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2.
Pathology ; 51(5): 463-473, 2019 Aug.
Artigo em Inglês | MEDLINE | ID: mdl-31279442

RESUMO

The Gleason Grading system has been used for over 50 years to prognosticate and guide the treatment for patients with prostate cancer. At consensus conferences in 2005 and 2014 under the guidance of the International Society of Urological Pathology (ISUP), the system has undergone major modifications to reflect modern diagnostic and therapeutic practices. The 2014 consensus conference yielded recommendations regarding cribriform, mucinous, glomeruloid and intraductal patterns, the most significant of which was the removal of any cribriform pattern from Gleason grade 3. Furthermore, a Gleason score grouping system was endorsed which consisted of five grades where Gleason score 6 (3+3) was classified as grade 1 which better reflected the mostly indolent behaviour of these tumours. Another issue discussed at the meeting and subsequently endorsed was that in Gleason score 7 cases, the percentage pattern 4 should be recorded. This is especially important in situations where modern active surveillance protocols expand to include men with low volume pattern 4. While major progress was made at the conference, several issues were either not resolved or not discussed at all. Most of these items relate to details of assignment of Gleason score and ISUP grade in specific specimen types and grading scenarios. This detailed review looks at the 2014 ISUP conference results and subsequent literature from an international perspective and proposes several recommendations. The specific issues addressed are percentage pattern 4 in Gleason score 7 tumours, percentage patterns 4 and 5 or 4/5 in Gleason score 8-10 disease, minor (≤5%) high grade patterns when either 2 or 3 patterns are present, level of reporting (core, specimen, case), dealing with grade diversity among site (highest and composite scores) and reporting scores in radical prostatectomy specimens with multifocal disease. It is recognised that for many of these issues, a strong evidence base does not exist, and further research studies are required. The proposed recommendations mostly reflect consolidated expert opinion and they are classified as established if there was prior agreement by consensus and provisional if there was no previous agreement or if the item was not discussed at prior consensus conferences. For some items there are reporting options that reflect the local requirements and diverse practice models of the international urological pathology community. The proposed recommendations provide a framework for discussion at future consensus meetings.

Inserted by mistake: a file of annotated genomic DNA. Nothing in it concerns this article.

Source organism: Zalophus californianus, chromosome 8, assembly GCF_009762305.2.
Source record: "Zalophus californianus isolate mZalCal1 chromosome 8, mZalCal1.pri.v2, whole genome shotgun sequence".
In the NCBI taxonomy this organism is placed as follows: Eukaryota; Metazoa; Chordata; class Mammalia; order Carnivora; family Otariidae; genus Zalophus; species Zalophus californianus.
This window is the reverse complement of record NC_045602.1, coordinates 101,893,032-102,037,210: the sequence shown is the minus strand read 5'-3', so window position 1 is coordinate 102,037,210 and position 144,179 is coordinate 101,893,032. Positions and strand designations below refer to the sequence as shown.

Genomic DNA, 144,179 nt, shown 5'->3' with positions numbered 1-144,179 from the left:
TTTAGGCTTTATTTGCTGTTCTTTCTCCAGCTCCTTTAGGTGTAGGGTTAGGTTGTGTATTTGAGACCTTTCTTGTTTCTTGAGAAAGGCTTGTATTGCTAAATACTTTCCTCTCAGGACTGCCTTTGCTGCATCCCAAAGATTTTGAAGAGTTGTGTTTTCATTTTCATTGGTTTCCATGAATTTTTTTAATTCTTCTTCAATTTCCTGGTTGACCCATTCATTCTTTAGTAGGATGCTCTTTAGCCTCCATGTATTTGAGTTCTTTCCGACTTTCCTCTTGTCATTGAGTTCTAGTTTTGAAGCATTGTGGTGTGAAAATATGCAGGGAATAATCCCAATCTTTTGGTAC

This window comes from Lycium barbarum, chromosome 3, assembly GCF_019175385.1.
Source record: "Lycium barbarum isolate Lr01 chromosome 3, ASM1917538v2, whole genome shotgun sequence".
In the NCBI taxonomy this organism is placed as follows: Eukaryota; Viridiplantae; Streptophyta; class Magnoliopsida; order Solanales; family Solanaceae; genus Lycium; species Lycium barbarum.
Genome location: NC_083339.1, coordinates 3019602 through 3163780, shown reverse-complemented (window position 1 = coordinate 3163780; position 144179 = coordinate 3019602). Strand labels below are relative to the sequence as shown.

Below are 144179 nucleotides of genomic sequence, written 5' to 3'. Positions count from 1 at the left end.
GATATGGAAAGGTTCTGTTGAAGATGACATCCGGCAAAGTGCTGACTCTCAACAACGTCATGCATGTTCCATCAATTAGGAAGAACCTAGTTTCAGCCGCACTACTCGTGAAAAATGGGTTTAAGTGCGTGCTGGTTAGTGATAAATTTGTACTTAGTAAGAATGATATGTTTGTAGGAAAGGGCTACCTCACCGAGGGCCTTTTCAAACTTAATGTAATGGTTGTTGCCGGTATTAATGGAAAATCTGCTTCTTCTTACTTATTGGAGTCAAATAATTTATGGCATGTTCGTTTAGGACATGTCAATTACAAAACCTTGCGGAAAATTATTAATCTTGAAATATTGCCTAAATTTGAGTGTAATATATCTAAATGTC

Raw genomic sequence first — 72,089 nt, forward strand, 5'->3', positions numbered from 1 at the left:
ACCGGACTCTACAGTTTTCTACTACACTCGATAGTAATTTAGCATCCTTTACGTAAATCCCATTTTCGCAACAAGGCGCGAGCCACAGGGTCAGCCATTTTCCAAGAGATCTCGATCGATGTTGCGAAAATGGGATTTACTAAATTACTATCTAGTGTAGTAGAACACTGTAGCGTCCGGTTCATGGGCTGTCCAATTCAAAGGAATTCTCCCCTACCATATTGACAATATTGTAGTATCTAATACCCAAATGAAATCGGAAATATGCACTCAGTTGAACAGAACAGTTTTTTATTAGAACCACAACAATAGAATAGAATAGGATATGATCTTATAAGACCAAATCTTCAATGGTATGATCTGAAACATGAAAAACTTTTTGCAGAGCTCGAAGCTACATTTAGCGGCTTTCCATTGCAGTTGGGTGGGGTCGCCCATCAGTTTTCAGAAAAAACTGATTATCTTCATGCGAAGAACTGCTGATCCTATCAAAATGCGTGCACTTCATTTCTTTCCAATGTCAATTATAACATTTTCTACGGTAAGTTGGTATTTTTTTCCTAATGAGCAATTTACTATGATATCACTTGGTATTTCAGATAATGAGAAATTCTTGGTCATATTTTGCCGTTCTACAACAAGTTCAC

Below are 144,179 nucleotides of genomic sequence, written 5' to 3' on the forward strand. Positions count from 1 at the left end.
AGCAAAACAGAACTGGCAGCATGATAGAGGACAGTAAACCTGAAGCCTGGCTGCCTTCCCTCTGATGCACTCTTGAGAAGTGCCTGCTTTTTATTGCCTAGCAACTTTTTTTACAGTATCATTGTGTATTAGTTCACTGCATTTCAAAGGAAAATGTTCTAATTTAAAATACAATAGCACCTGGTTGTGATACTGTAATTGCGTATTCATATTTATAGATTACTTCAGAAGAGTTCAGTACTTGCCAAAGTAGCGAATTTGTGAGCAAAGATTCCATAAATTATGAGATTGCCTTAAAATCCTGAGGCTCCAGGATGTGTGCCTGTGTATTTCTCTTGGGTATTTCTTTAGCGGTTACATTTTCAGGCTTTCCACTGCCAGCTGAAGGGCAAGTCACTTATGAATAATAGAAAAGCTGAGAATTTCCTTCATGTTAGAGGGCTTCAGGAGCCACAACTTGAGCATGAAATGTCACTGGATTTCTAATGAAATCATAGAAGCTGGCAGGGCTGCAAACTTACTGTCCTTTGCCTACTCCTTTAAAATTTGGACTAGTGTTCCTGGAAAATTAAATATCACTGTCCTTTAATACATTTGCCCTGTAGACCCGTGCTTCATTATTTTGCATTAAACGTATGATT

3.
J Clin Pathol ; 72(9): 573-578, 2019 Sep.
Artigo em Inglês | MEDLINE | ID: mdl-31300532

RESUMO

The International Collaboration on Cancer Reporting (ICCR) has developed a suite of detailed datasets for international implementation. These datasets are based on the reporting protocols developed by the Royal College of Pathologists (UK), The Royal College of Pathologists of Australasia and the College of American Pathologists, with modifications undertaken by international expert groups appointed according to ICCR protocols. The dataset for the reporting of renal biopsy for tumour is designed to provide a structured reporting template containing minimum data recording key elements suitable for international use. In formulating the dataset, the ICCR panel incorporated recommendations from the 2012 Vancouver Consensus Conference of the International Society of Urological Pathology (ISUP) and the 2016 edition of the WHO Bluebook on tumours of the urinary and male genital systems. Reporting elements were divided into Required (Core) and Recommended (Non-core) components of the report. Required elements are as follows: specimen laterality, histological tumour type, WHO/ISUP histological tumour grade, sarcomatoid morphology, rhabdoid morphology, necrosis, lymphovascular invasion and coexisting pathology in non-neoplastic kidney. Recommended reporting elements are as follows: operative procedure, tumour site(s), histological tumour subtype and details of ancillary studies. In particular, it is noted that fluorescence in situ hybridisation studies may assist in diagnosing translocation renal cell carcinoma (RCC) and in distinguishing oncocytoma and eosinophilic chromophobe RCC. It is anticipated that the implementation of this dataset into routine clinical practice will facilitate uniformity of pathology reporting worldwide. This, in turn, should have a positive impact on patient treatment and the quality of demographic information held by cancer registries.


Assuntos
Biópsia/normas , Confiabilidade dos Dados , Bases de Dados Factuais/normas , Conjuntos de Dados como Assunto/normas , Cooperação Internacional , Neoplasias Renais/patologia , Consenso , Comportamento Cooperativo , Guias como Assunto/normas , Humanos , Neoplasias Renais/epidemiologia , Neoplasias Renais/cirurgia , Gradação de Tumores/normas , Nefrectomia/normas , Valor Preditivo dos Testes
4.
Am J Surg Pathol ; 43(10): e1-e12, 2019 Oct.
Artigo em Inglês | MEDLINE | ID: mdl-31192862

RESUMO